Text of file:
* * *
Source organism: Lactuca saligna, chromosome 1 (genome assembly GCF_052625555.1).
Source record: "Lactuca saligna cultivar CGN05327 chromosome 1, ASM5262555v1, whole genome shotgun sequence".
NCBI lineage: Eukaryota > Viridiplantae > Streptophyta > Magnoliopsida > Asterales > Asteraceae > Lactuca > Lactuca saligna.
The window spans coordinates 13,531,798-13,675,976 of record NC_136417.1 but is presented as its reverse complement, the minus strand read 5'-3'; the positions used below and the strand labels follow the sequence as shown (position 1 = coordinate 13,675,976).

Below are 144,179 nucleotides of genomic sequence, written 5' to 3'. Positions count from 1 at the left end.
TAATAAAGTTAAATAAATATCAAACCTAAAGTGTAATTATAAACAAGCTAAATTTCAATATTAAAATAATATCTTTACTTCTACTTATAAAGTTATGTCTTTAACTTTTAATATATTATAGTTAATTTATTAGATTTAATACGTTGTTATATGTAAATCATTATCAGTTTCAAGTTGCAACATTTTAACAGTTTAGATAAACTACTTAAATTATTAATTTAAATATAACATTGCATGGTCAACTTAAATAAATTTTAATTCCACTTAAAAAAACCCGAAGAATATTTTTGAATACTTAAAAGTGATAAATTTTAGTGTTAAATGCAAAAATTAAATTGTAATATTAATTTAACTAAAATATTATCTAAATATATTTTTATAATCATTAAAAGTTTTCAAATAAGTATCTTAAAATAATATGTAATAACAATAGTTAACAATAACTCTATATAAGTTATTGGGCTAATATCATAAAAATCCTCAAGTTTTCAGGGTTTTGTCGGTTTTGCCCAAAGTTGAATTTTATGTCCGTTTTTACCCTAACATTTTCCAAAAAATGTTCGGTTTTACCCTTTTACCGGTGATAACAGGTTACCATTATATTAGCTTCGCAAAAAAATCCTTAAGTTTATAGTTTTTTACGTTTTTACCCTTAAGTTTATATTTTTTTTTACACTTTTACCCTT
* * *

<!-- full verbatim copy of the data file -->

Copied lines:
Source organism: Lactuca saligna, chromosome 1 (genome assembly GCF_052625555.1).
Source record: "Lactuca saligna cultivar CGN05327 chromosome 1, ASM5262555v1, whole genome shotgun sequence".
NCBI lineage: Eukaryota > Viridiplantae > Streptophyta > Magnoliopsida > Asterales > Asteraceae > Lactuca > Lactuca saligna.
The window spans coordinates 13,531,798-13,675,976 of record NC_136417.1 but is presented as its reverse complement, the minus strand read 5'-3'; the positions used below and the strand labels follow the sequence as shown (position 1 = coordinate 13,675,976).

Below are 144,179 nucleotides of genomic sequence, written 5' to 3'. Positions count from 1 at the left end.
TAATAAAGTTAAATAAATATCAAACCTAAAGTGTAATTATAAACAAGCTAAATTTCAATATTAAAATAATATCTTTACTTCTACTTATAAAGTTATGTCTTTAACTTTTAATATATTATAGTTAATTTATTAGATTTAATACGTTGTTATATGTAAATCATTATCAGTTTCAAGTTGCAACATTTTAACAGTTTAGATAAACTACTTAAATTATTAATTTAAATATAACATTGCATGGTCAACTTAAATAAATTTTAATTCCACTTAAAAAAACCCGAAGAATATTTTTGAATACTTAAAAGTGATAAATTTTAGTGTTAAATGCAAAAATTAAATTGTAATATTAATTTAACTAAAATATTATCTAAATATATTTTTATAATCATTAAAAGTTTTCAAATAAGTATCTTAAAATAATATGTAATAACAATAGTTAACAATAACTCTATATAAGTTATTGGGCTAATATCATAAAAATCCTCAAGTTTTCAGGGTTTTGTCGGTTTTGCCCAAAGTTGAATTTTATGTCCGTTTTTACCCTAACATTTTCCAAAAAATGTTCGGTTTTACCCTTTTACCGGTGATAACAGGTTACCATTATATTAGCTTCGCAAAAAAATCCTTAAGTTTATAGTTTTTTACGTTTTTACCCTTAAGTTTATATTTTTTTTTACACTTTTACCCTT